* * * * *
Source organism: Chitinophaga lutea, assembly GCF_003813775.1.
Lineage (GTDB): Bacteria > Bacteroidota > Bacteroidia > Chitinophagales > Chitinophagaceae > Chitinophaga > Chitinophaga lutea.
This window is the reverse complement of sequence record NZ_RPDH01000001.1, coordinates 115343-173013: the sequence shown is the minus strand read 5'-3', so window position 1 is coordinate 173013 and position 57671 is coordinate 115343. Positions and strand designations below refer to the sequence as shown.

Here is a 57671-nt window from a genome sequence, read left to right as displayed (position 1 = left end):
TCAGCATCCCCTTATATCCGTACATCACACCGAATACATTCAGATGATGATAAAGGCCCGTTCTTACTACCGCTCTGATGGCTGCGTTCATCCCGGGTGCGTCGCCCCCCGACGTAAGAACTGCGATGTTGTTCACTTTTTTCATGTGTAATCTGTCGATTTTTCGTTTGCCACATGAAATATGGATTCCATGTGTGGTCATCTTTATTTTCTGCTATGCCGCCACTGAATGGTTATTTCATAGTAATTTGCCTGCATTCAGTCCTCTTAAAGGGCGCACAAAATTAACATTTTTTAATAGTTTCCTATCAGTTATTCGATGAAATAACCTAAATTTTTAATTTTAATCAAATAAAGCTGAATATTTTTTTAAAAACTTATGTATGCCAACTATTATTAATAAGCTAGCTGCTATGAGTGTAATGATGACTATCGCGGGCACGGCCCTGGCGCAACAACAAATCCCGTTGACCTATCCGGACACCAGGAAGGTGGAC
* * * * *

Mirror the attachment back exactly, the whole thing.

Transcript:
Source organism: Chitinophaga lutea, assembly GCF_003813775.1.
Lineage (GTDB): Bacteria > Bacteroidota > Bacteroidia > Chitinophagales > Chitinophagaceae > Chitinophaga > Chitinophaga lutea.
This window is the reverse complement of sequence record NZ_RPDH01000001.1, coordinates 115343-173013: the sequence shown is the minus strand read 5'-3', so window position 1 is coordinate 173013 and position 57671 is coordinate 115343. Positions and strand designations below refer to the sequence as shown.

Here is a 57671-nt window from a genome sequence, read left to right as displayed (position 1 = left end):
TCAGCATCCCCTTATATCCGTACATCACACCGAATACATTCAGATGATGATAAAGGCCCGTTCTTACTACCGCTCTGATGGCTGCGTTCATCCCGGGTGCGTCGCCCCCCGACGTAAGAACTGCGATGTTGTTCACTTTTTTCATGTGTAATCTGTCGATTTTTCGTTTGCCACATGAAATATGGATTCCATGTGTGGTCATCTTTATTTTCTGCTATGCCGCCACTGAATGGTTATTTCATAGTAATTTGCCTGCATTCAGTCCTCTTAAAGGGCGCACAAAATTAACATTTTTTAATAGTTTCCTATCAGTTATTCGATGAAATAACCTAAATTTTTAATTTTAATCAAATAAAGCTGAATATTTTTTTAAAAACTTATGTATGCCAACTATTATTAATAAGCTAGCTGCTATGAGTGTAATGATGACTATCGCGGGCACGGCCCTGGCGCAACAACAAATCCCGTTGACCTATCCGGACACCAGGAAGGTGGAC